The role of Business in Reconciliation
Last week was Reconciliation Week, a time for us all to reflect on the progress made towards reconciliation and closing the gap. The theme for 2016 was Our History, Our Story, Our Future; acknowledging the importance of accepting history, listening to the individual stories and experiences of Aboriginal and Torres Strait Islanders, and highlighting the role of reconciliation in closing the gap.
But what part can organisations play in working towards reconciliation? Participating in Reconciliation Week activities is one way for an organisation and its employees to show their solidarity, both with Aboriginal employees within their business, and also the Aboriginal community. While this is one way for organisations to demonstrate their support, it is also imperative that their reconciliation actions are connected with the broader business.
Australian organisations can play a major role in creating social and economic opportunities for Aboriginal and Torres Strait Islanders. Many organisations have a Reconciliation Action Plan (RAP), which provides a useful framework for outlining their reconciliation vision, and also contains details of planned activities and initiatives to support reconciliation. One organisation that we work with has recently connected their well-established RAP with their newly developed D&I Strategy.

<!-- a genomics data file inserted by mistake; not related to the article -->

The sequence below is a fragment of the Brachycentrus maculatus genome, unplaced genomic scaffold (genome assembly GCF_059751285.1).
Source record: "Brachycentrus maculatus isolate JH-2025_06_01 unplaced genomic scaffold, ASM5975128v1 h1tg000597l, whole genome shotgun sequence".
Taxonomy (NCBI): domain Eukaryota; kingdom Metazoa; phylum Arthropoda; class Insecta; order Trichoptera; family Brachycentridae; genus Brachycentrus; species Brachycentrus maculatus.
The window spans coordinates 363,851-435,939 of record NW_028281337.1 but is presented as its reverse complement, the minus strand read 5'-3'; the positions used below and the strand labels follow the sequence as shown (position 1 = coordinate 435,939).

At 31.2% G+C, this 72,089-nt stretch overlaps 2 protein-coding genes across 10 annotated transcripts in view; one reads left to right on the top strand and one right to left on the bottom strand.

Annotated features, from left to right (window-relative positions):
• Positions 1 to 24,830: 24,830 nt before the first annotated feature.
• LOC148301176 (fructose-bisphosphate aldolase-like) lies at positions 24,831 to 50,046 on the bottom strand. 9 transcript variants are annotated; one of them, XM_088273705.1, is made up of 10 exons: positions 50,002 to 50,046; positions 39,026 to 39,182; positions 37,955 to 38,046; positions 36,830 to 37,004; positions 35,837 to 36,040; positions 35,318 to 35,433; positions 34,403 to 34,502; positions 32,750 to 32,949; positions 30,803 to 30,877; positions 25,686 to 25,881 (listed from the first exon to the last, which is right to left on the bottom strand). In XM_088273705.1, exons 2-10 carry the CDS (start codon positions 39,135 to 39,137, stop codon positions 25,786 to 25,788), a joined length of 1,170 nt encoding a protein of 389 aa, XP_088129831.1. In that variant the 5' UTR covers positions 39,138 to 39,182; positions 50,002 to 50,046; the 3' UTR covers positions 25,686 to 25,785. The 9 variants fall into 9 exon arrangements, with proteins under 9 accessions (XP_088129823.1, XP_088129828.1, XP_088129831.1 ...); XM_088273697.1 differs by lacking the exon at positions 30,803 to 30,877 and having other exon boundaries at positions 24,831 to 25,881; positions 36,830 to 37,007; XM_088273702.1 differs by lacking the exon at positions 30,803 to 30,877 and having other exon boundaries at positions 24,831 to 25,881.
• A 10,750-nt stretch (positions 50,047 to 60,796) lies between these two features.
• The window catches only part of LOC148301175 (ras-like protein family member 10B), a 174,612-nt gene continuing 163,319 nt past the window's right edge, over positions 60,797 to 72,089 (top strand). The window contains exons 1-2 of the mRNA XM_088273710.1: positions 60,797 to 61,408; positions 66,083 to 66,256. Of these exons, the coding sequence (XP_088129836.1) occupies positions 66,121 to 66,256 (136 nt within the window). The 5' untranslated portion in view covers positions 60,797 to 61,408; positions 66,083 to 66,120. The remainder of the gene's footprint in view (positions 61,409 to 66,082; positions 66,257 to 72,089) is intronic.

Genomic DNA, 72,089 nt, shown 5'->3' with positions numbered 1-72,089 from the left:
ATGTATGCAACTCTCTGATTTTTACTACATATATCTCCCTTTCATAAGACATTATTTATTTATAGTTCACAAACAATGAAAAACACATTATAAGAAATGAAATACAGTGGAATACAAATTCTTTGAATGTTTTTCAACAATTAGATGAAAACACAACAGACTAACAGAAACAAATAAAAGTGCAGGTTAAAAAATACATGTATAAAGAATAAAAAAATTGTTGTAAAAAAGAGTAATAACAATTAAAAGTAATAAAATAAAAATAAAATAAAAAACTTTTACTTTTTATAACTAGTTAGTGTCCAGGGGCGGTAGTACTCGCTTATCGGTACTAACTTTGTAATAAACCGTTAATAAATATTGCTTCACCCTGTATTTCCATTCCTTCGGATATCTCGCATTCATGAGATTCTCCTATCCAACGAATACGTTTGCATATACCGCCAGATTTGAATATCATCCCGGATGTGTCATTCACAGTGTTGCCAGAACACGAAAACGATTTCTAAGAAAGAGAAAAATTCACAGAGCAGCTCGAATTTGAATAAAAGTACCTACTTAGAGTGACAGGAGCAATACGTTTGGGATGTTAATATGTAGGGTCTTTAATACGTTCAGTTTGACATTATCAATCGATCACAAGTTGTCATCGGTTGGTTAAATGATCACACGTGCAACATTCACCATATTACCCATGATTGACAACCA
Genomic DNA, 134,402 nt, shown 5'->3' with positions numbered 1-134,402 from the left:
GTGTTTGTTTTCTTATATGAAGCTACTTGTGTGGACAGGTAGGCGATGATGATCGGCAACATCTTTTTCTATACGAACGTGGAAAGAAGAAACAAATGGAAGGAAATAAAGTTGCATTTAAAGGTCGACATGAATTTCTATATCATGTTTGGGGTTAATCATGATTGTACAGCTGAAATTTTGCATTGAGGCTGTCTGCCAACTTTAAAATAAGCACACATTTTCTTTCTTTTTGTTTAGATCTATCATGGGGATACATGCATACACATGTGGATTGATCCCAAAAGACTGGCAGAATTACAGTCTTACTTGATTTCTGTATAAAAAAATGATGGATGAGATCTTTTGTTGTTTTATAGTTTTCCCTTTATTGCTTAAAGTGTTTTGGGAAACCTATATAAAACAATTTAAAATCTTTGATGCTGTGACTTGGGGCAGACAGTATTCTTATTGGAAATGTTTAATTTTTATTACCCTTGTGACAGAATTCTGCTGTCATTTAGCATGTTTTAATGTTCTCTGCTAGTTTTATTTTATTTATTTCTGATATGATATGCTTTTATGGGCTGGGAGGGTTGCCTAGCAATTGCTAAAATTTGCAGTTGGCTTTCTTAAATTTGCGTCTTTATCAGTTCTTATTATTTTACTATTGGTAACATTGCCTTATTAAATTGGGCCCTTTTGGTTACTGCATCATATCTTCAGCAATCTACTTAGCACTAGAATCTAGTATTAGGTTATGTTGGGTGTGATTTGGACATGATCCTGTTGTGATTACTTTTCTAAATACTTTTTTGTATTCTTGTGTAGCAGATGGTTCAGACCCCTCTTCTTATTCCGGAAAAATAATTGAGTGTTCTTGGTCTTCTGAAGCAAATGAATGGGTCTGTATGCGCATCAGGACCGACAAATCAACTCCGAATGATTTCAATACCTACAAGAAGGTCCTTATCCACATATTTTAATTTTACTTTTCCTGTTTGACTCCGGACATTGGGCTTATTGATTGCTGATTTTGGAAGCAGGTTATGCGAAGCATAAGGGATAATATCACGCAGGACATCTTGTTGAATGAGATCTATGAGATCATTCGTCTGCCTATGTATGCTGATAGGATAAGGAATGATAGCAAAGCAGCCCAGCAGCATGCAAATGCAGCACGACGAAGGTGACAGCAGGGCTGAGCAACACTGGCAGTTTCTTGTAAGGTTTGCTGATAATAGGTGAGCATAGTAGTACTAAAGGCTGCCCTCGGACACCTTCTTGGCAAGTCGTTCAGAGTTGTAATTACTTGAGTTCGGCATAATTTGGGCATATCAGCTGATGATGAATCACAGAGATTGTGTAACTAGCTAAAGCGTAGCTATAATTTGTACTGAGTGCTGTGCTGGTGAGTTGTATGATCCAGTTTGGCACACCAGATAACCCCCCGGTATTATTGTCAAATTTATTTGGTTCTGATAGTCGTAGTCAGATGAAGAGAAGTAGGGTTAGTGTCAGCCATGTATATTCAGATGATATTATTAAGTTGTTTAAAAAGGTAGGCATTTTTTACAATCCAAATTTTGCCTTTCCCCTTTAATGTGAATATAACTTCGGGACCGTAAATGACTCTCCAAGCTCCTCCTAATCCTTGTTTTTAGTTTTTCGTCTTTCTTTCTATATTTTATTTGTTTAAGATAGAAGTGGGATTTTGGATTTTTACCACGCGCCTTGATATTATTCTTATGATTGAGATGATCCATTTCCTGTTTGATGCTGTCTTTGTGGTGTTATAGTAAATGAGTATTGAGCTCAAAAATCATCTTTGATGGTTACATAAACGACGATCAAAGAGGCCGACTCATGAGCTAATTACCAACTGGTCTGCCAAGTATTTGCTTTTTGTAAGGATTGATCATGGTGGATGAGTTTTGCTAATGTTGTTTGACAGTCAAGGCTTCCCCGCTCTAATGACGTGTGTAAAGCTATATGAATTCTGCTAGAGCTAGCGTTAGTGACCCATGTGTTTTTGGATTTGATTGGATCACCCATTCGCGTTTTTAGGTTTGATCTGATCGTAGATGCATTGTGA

There are many benefits for organisations which arise from incorporating their RAP into their Diversity Strategy, including:
- Enabling organisations to take a more holistic view of diversity, rather than a siloed approach requiring separate strategies for different groups e.g. women, people with a disability etc.
- Aligning reconciliation activities and events with other initiatives which support diversity more broadly
- Building on the clear business case for diversity, which provides a financial impetus for organisations to become more diverse and inclusive in order to both attract and retain greater diversity
- Incorporating the learning from activities they have rolled out as part of their RAP regarding the types of activities and initiatives that work best to engage their employees, and consideringthis when planning their Diversity activities
Ultimately an organisation which is inclusive of all people, through an inclusive culture, inclusive leaders and inclusive infrastructure (e.g. their systems and processes), will be able to capitalise on the diversity of thought, background and experience within their business.
by Tara Zwaans, D&I Manager, Diversity Inclusion